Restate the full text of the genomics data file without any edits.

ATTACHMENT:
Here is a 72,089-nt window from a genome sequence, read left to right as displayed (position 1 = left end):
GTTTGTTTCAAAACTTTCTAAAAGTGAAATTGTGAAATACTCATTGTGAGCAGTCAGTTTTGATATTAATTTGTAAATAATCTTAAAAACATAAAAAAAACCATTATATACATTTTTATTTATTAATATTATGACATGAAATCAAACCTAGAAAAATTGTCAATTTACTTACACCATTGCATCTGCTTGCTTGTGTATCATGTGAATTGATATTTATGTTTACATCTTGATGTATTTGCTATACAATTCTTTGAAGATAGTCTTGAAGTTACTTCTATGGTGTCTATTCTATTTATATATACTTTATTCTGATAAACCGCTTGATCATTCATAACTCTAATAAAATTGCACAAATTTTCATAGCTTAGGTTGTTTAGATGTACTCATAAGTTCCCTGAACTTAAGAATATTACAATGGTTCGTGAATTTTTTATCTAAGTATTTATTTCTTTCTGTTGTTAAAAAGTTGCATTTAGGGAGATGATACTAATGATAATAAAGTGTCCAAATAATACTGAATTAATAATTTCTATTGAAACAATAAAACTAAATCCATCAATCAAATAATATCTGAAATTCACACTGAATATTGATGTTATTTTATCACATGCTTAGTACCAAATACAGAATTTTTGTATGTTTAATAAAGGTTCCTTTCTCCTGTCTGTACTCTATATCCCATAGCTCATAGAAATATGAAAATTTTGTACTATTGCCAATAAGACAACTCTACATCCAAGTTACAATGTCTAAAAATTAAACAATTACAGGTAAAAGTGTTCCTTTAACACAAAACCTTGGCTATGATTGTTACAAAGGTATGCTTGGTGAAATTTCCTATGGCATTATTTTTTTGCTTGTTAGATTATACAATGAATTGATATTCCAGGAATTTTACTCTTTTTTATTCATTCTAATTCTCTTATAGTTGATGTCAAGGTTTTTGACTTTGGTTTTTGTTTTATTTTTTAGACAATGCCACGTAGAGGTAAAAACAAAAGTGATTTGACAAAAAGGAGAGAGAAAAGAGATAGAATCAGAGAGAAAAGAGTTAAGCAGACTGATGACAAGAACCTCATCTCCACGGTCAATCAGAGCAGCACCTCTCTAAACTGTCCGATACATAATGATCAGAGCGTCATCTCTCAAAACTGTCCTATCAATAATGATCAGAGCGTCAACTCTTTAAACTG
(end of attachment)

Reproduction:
Here is a 72,089-nt window from a genome sequence, read left to right as displayed (position 1 = left end):
GTTTGTTTCAAAACTTTCTAAAAGTGAAATTGTGAAATACTCATTGTGAGCAGTCAGTTTTGATATTAATTTGTAAATAATCTTAAAAACATAAAAAAAACCATTATATACATTTTTATTTATTAATATTATGACATGAAATCAAACCTAGAAAAATTGTCAATTTACTTACACCATTGCATCTGCTTGCTTGTGTATCATGTGAATTGATATTTATGTTTACATCTTGATGTATTTGCTATACAATTCTTTGAAGATAGTCTTGAAGTTACTTCTATGGTGTCTATTCTATTTATATATACTTTATTCTGATAAACCGCTTGATCATTCATAACTCTAATAAAATTGCACAAATTTTCATAGCTTAGGTTGTTTAGATGTACTCATAAGTTCCCTGAACTTAAGAATATTACAATGGTTCGTGAATTTTTTATCTAAGTATTTATTTCTTTCTGTTGTTAAAAAGTTGCATTTAGGGAGATGATACTAATGATAATAAAGTGTCCAAATAATACTGAATTAATAATTTCTATTGAAACAATAAAACTAAATCCATCAATCAAATAATATCTGAAATTCACACTGAATATTGATGTTATTTTATCACATGCTTAGTACCAAATACAGAATTTTTGTATGTTTAATAAAGGTTCCTTTCTCCTGTCTGTACTCTATATCCCATAGCTCATAGAAATATGAAAATTTTGTACTATTGCCAATAAGACAACTCTACATCCAAGTTACAATGTCTAAAAATTAAACAATTACAGGTAAAAGTGTTCCTTTAACACAAAACCTTGGCTATGATTGTTACAAAGGTATGCTTGGTGAAATTTCCTATGGCATTATTTTTTTGCTTGTTAGATTATACAATGAATTGATATTCCAGGAATTTTACTCTTTTTTATTCATTCTAATTCTCTTATAGTTGATGTCAAGGTTTTTGACTTTGGTTTTTGTTTTATTTTTTAGACAATGCCACGTAGAGGTAAAAACAAAAGTGATTTGACAAAAAGGAGAGAGAAAAGAGATAGAATCAGAGAGAAAAGAGTTAAGCAGACTGATGACAAGAACCTCATCTCCACGGTCAATCAGAGCAGCACCTCTCTAAACTGTCCGATACATAATGATCAGAGCGTCATCTCTCAAAACTGTCCTATCAATAATGATCAGAGCGTCAACTCTTTAAACTG